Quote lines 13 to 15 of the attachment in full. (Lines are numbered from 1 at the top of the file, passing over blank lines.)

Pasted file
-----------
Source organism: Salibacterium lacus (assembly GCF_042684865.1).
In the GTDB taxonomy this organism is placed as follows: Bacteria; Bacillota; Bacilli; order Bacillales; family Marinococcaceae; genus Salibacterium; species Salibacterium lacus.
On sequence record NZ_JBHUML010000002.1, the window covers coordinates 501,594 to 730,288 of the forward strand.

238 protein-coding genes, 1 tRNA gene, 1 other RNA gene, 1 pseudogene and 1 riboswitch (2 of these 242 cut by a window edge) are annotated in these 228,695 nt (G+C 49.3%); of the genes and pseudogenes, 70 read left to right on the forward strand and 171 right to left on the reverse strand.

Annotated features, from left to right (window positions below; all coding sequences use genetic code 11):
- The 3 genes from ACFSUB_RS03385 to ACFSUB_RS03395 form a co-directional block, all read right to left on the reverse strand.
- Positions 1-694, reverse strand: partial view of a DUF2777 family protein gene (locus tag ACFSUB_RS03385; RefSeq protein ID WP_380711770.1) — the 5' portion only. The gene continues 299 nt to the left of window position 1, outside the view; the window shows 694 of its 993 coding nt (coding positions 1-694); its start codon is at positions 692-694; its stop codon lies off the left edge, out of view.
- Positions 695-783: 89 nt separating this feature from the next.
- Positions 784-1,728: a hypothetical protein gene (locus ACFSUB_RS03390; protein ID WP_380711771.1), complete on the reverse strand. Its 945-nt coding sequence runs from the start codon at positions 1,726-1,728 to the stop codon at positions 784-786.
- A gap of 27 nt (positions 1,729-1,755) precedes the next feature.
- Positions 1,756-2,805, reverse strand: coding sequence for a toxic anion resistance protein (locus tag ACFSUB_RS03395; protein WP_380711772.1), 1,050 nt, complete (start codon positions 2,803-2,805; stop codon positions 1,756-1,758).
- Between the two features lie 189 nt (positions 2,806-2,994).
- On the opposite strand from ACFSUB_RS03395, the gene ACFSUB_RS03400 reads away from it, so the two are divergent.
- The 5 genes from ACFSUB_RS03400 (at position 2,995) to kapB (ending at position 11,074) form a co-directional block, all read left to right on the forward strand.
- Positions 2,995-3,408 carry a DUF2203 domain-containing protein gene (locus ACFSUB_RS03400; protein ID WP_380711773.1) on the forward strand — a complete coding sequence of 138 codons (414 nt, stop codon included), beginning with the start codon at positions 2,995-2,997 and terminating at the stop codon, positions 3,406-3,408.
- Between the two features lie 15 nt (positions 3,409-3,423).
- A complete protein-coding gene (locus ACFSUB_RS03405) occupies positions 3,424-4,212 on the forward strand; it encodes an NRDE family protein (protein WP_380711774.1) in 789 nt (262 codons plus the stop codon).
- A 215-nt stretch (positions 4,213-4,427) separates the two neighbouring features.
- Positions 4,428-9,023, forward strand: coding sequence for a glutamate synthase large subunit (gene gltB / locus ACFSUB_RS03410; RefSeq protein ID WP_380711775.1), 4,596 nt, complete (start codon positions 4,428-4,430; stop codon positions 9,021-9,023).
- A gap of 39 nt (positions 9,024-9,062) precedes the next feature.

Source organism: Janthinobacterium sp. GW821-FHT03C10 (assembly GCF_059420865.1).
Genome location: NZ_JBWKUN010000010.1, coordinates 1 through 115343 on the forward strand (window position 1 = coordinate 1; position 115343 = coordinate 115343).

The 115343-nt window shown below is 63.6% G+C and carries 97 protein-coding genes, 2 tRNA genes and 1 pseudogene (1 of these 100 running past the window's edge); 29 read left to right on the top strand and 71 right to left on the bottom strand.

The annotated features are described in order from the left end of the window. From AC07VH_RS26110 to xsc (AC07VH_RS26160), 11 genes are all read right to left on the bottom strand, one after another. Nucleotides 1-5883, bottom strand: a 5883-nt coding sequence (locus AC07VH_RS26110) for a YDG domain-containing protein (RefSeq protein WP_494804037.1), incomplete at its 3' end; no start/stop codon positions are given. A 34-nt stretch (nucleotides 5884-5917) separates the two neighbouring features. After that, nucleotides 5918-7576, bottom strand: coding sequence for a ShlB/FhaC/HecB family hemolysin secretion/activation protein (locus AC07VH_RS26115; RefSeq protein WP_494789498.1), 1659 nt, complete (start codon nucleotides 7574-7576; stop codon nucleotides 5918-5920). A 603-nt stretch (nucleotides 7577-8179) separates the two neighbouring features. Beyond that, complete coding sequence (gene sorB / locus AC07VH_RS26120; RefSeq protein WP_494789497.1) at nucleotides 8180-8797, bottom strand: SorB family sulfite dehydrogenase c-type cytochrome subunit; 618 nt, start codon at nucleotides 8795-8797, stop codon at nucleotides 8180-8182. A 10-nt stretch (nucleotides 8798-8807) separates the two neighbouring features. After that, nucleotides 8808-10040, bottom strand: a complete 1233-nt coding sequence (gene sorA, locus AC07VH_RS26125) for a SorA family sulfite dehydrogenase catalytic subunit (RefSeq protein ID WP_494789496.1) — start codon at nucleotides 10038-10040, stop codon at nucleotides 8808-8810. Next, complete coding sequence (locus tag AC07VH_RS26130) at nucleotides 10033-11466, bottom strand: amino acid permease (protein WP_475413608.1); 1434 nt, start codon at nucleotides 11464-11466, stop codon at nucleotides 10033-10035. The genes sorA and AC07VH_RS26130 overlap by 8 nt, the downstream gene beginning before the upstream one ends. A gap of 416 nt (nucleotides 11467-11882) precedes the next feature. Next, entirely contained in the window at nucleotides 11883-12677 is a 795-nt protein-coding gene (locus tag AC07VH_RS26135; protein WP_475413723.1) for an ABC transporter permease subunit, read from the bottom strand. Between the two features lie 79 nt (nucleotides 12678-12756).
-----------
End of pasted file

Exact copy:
- On the opposite strand from ACFSUB_RS03395, the gene ACFSUB_RS03400 reads away from it, so the two are divergent.
- The 5 genes from ACFSUB_RS03400 (at position 2,995) to kapB (ending at position 11,074) form a co-directional block, all read left to right on the forward strand.
- Positions 2,995-3,408 carry a DUF2203 domain-containing protein gene (locus ACFSUB_RS03400; protein ID WP_380711773.1) on the forward strand — a complete coding sequence of 138 codons (414 nt, stop codon included), beginning with the start codon at positions 2,995-2,997 and terminating at the stop codon, positions 3,406-3,408.